March 18, 2015I Am Woman
Aldi is called Hoffer in Austria and before leaving Bludenz I get an Austrian SIM card here for less that EUR 2. Sarah and Tobi had helped me research my options – to keep using my Italian SIM is too pricey – and the Hoffer card looks a good deal. Now if I can just make it work. I’ll need help from tonight’s host with the German, I think.
I won’t say that more of my German has returned but I am feeling more confident about using the little I have. My ear seems to be tuning more to the sounds of the language and picking out the few familiar words as they flash by. My Italian – poor as it is – is much much better than my German.
As promised the day’s ride is almost entirely flat or downhill. The sun shines, the big mountains retreat behind me and are replaced by low green hills on either side of the River Ill. With school holidays nearly upon us it looks like Austrian schools, like their Australian counterparts, fill the final days with outings. The cycleway teams with school groups.
Near a vibrantly greeny-blue lake – allowing one such train of 12-year-olds to pass, I meet a Dutch couple I judge to be in their 70s. It’s taken them 13 days to ride here from home. They are riding into Northern Italy, retracing my path, more or less, as far as Verona, then to Venice, Florence, and Cinque Terre with a return to the Netherlands via Basel. They will ride for about six weeks.
So many of the cycle tourists I’ve passed along the way have been, let’s say, mature aged – which is fantastic. Most are on regular pushies but many are on electric-assist bicycles. I think it’s such a pity that more of their age-peers in Australia can’t enjoy such trips for a lack of safe and welcoming infrastructure.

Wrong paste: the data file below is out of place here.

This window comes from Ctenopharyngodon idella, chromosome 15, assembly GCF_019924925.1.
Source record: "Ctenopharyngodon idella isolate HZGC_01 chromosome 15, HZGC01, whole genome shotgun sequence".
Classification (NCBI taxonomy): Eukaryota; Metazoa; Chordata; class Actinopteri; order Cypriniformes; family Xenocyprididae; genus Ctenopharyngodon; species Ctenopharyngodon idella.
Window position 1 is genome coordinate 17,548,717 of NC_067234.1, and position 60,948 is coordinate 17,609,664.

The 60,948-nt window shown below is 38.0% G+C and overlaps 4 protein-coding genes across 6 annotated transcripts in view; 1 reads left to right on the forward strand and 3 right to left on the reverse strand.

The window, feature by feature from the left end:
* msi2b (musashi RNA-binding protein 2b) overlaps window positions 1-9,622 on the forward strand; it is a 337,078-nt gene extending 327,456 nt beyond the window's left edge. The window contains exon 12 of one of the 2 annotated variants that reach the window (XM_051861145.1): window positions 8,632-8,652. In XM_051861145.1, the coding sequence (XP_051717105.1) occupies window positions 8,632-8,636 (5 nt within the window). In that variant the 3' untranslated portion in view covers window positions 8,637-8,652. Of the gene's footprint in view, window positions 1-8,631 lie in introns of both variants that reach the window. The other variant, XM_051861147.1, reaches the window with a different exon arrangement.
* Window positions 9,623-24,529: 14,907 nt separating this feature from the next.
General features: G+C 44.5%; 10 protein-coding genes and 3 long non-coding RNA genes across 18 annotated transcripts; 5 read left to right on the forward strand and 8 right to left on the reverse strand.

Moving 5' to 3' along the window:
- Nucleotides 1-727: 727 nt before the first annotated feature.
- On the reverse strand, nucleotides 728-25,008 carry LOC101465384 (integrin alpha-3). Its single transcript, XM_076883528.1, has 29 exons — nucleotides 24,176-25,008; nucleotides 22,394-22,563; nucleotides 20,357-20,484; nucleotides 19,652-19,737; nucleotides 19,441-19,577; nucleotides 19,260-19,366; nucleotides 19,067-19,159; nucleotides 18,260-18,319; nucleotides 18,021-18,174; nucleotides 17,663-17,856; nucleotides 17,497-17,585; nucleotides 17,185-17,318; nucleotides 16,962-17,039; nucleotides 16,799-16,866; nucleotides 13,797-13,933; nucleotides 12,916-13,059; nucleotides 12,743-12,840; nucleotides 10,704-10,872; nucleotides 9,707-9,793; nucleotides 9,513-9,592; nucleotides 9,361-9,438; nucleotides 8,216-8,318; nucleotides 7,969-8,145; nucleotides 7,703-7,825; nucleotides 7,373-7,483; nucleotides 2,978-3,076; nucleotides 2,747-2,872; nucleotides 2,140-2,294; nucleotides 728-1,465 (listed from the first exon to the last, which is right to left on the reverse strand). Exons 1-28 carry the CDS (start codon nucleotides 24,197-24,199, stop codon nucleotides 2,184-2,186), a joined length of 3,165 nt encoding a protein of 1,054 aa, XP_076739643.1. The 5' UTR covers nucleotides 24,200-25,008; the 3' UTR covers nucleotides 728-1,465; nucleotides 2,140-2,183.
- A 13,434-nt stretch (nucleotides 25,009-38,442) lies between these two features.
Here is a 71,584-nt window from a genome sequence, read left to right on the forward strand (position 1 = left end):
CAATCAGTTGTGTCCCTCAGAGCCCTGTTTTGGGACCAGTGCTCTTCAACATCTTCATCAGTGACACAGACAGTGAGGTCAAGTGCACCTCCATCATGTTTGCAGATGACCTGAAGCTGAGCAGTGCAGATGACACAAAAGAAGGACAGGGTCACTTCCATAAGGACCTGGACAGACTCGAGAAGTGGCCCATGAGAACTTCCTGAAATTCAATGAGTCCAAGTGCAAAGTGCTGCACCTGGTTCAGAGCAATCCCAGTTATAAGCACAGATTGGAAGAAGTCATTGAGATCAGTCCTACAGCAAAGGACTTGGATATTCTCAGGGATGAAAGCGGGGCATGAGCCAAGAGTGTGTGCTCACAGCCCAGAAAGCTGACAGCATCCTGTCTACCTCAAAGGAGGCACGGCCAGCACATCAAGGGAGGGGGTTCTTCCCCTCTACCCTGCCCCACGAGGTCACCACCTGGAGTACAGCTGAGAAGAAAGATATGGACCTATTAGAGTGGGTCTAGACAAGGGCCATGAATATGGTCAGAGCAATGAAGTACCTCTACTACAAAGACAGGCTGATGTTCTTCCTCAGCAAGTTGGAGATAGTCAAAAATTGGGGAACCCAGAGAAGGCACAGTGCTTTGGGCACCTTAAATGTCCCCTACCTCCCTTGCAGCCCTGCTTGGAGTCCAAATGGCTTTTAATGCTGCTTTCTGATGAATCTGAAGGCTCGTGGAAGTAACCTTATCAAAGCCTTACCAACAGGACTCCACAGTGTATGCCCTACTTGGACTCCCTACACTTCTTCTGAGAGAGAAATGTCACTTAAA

The river and the cycleway join the mighty Rhine – wide, swift and icy blue-green.
I stop and make a coffee gazing at Switzerland on the far side and thinking land borders are magnificent (if your neighbours aren’t inclined to invade).
After the coffee I begin missing Australia. Well, Australia’s devotion to public toilets. Along the Via Claudia Augusta there were at least signs letting me know what services could be found in nearby towns, and the path traversed villages – nearly all of whom had a bar – so for a EUR 1 espresso a visit to a toilet was purchased. But this route, now – while lovely – skirted towns, had no informative signs and provided no amenities of its own.
Late in the afternoon I come to a Radler Bar – or cyclists bar – attached to a swimming pool and water park. I have a low-alcohol citrusy beer-thing Tobi had introduced me to called, as well, a Radler – basically a very refreshing light beer drunk by cyclists and other sporty types mid or after sport. Top marks to you Austria.
My day’s destination is Hard – a town near Lake Constance – where I am being hosted by Berni from CouchSurfing. Because my phone isn’t working I had cleverly looked up where to find WiFi in Hard and soon find myself having an Austrian McDonald’s cheeseburger and using their WiFi to connect with Berni.
We meet at one of the farms where she helps out – as in Burgeis – cows live in town, beneath their owners homes, and there are paddocks here too. Berni has moved to Hard from Vienna with dreams of farming. For now she still has a day job in a bank but is learning the ropes from a couple of different farmers in the area. She shares this with me as we sit in the sun drinking beers at the farm – cows lowing in the background and neighbours enjoying drinks in the garden on this warm summer’s evening.
Back at her flat we share a meal and good conversation. She helps with the phone – which proves slightly more challenging than hoped, but comes right in the end.
Given the uncertainly I felt arriving into Bludenz – I’ve had a really nice days riding, a sociable evening and I fall asleep knowing what the next few days, at least, will bring – it’s a nice feeling.